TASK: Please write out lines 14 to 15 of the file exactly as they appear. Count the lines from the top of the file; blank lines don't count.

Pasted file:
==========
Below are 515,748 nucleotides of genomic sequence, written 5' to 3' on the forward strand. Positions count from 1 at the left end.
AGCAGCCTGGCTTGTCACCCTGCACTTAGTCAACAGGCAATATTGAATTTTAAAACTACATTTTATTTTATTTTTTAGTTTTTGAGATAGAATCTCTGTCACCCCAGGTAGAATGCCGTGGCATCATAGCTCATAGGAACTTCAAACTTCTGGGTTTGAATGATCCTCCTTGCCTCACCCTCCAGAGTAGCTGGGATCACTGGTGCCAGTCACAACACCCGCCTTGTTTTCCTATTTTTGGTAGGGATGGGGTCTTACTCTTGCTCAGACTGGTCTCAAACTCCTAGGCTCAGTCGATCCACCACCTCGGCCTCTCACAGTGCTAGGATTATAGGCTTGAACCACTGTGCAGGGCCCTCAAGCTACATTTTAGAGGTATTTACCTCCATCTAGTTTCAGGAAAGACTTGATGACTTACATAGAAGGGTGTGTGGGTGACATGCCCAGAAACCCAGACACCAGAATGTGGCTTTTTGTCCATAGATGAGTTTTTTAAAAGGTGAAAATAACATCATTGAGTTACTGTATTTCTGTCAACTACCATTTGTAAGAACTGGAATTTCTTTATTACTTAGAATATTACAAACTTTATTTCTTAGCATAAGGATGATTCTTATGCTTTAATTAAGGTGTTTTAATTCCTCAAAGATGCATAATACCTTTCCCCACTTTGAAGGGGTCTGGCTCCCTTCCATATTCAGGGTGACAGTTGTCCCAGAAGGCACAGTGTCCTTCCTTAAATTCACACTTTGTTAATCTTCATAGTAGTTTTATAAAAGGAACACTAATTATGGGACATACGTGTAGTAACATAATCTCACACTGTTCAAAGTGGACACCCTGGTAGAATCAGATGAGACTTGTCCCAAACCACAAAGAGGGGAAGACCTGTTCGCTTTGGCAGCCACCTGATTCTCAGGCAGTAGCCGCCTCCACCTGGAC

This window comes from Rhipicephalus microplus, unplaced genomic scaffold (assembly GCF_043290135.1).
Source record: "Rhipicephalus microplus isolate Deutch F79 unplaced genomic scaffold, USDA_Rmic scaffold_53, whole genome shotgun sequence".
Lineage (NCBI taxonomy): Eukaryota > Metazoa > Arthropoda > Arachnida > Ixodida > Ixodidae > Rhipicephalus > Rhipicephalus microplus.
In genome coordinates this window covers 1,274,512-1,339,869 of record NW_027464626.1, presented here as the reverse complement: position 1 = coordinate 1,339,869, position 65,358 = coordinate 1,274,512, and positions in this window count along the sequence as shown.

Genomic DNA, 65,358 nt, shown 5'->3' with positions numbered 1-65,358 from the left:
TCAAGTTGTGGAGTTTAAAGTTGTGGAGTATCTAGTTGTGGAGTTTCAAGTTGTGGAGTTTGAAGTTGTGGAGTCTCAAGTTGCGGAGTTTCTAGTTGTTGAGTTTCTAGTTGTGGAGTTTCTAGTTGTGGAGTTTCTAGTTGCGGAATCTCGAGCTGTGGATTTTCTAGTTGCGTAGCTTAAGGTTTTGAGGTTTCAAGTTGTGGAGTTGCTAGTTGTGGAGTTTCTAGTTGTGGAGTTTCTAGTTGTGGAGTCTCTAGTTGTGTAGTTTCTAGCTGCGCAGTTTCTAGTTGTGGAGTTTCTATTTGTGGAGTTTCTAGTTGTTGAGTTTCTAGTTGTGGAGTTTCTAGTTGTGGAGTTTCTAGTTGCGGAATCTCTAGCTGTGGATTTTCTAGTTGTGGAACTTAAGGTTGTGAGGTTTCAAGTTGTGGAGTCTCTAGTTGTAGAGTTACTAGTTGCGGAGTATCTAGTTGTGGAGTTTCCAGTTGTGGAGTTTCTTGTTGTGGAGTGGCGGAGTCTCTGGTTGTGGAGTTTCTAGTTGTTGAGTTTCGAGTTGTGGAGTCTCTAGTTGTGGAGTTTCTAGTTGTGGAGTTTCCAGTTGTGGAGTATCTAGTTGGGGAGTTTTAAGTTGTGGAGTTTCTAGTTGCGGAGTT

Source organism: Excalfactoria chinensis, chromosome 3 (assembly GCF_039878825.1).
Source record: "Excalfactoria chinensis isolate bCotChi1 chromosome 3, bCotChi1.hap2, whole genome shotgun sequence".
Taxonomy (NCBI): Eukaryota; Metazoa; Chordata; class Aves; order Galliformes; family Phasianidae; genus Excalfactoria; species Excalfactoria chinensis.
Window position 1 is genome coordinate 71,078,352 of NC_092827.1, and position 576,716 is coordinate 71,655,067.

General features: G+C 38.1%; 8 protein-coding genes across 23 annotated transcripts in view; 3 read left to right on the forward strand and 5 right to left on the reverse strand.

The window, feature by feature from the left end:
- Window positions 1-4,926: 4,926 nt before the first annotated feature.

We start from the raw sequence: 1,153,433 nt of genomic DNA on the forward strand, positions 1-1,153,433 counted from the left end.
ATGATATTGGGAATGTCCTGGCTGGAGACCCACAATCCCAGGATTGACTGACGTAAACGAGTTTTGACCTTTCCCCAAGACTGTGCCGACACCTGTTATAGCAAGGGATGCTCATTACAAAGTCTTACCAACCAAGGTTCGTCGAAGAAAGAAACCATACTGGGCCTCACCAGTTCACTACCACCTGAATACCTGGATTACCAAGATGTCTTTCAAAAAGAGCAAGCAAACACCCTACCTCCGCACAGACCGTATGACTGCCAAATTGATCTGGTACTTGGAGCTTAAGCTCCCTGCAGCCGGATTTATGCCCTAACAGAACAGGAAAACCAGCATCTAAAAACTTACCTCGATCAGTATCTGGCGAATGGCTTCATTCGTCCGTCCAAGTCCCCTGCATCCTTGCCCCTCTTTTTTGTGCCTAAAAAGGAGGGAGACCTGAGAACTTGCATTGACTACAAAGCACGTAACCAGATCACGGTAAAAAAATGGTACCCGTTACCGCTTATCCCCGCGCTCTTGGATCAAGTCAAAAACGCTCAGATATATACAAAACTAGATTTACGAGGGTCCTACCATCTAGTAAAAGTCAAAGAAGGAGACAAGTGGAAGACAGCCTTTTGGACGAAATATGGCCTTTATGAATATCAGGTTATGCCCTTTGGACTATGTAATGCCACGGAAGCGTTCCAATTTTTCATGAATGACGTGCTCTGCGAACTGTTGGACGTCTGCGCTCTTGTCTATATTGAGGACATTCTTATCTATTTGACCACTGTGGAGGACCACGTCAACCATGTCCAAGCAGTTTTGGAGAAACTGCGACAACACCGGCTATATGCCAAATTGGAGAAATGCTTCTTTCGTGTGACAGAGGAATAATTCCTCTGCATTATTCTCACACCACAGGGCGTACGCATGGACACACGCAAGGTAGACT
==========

The window, feature by feature from the left end:
- Window positions 1-4,926: 4,926 nt before the first annotated feature.